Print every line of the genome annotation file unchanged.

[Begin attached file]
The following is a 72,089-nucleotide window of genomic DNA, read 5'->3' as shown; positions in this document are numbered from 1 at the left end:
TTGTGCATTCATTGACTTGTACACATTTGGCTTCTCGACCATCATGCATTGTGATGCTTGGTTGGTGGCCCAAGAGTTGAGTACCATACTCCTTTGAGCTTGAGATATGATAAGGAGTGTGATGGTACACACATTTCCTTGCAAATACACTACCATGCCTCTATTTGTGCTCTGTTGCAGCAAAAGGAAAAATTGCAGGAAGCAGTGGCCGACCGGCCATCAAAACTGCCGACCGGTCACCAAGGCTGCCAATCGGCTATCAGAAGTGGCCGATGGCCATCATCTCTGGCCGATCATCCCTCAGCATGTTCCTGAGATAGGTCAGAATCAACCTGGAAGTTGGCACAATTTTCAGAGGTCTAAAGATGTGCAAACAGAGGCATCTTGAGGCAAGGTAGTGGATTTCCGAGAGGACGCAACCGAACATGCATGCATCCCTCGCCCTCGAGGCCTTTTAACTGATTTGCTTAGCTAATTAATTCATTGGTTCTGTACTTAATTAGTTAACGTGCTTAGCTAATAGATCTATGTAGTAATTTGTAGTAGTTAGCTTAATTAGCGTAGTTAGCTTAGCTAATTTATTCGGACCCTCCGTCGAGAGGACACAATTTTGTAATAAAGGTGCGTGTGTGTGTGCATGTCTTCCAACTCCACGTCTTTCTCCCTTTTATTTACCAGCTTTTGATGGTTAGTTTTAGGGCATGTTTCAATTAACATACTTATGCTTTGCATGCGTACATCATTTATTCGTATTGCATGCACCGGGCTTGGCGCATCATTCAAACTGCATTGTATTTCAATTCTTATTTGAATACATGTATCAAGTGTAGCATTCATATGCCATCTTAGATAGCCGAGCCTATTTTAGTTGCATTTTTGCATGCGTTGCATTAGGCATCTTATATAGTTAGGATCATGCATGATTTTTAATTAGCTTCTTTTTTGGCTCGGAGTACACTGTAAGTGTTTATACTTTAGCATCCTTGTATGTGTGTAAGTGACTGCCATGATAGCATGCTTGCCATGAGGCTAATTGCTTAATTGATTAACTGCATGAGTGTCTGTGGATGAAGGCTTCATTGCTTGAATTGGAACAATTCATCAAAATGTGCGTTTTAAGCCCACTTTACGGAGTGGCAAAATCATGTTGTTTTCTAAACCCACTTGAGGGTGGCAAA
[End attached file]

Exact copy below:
The following is a 72,089-nucleotide window of genomic DNA, read 5'->3' as shown; positions in this document are numbered from 1 at the left end:
TTGTGCATTCATTGACTTGTACACATTTGGCTTCTCGACCATCATGCATTGTGATGCTTGGTTGGTGGCCCAAGAGTTGAGTACCATACTCCTTTGAGCTTGAGATATGATAAGGAGTGTGATGGTACACACATTTCCTTGCAAATACACTACCATGCCTCTATTTGTGCTCTGTTGCAGCAAAAGGAAAAATTGCAGGAAGCAGTGGCCGACCGGCCATCAAAACTGCCGACCGGTCACCAAGGCTGCCAATCGGCTATCAGAAGTGGCCGATGGCCATCATCTCTGGCCGATCATCCCTCAGCATGTTCCTGAGATAGGTCAGAATCAACCTGGAAGTTGGCACAATTTTCAGAGGTCTAAAGATGTGCAAACAGAGGCATCTTGAGGCAAGGTAGTGGATTTCCGAGAGGACGCAACCGAACATGCATGCATCCCTCGCCCTCGAGGCCTTTTAACTGATTTGCTTAGCTAATTAATTCATTGGTTCTGTACTTAATTAGTTAACGTGCTTAGCTAATAGATCTATGTAGTAATTTGTAGTAGTTAGCTTAATTAGCGTAGTTAGCTTAGCTAATTTATTCGGACCCTCCGTCGAGAGGACACAATTTTGTAATAAAGGTGCGTGTGTGTGTGCATGTCTTCCAACTCCACGTCTTTCTCCCTTTTATTTACCAGCTTTTGATGGTTAGTTTTAGGGCATGTTTCAATTAACATACTTATGCTTTGCATGCGTACATCATTTATTCGTATTGCATGCACCGGGCTTGGCGCATCATTCAAACTGCATTGTATTTCAATTCTTATTTGAATACATGTATCAAGTGTAGCATTCATATGCCATCTTAGATAGCCGAGCCTATTTTAGTTGCATTTTTGCATGCGTTGCATTAGGCATCTTATATAGTTAGGATCATGCATGATTTTTAATTAGCTTCTTTTTTGGCTCGGAGTACACTGTAAGTGTTTATACTTTAGCATCCTTGTATGTGTGTAAGTGACTGCCATGATAGCATGCTTGCCATGAGGCTAATTGCTTAATTGATTAACTGCATGAGTGTCTGTGGATGAAGGCTTCATTGCTTGAATTGGAACAATTCATCAAAATGTGCGTTTTAAGCCCACTTTACGGAGTGGCAAAATCATGTTGTTTTCTAAACCCACTTGAGGGTGGCAAA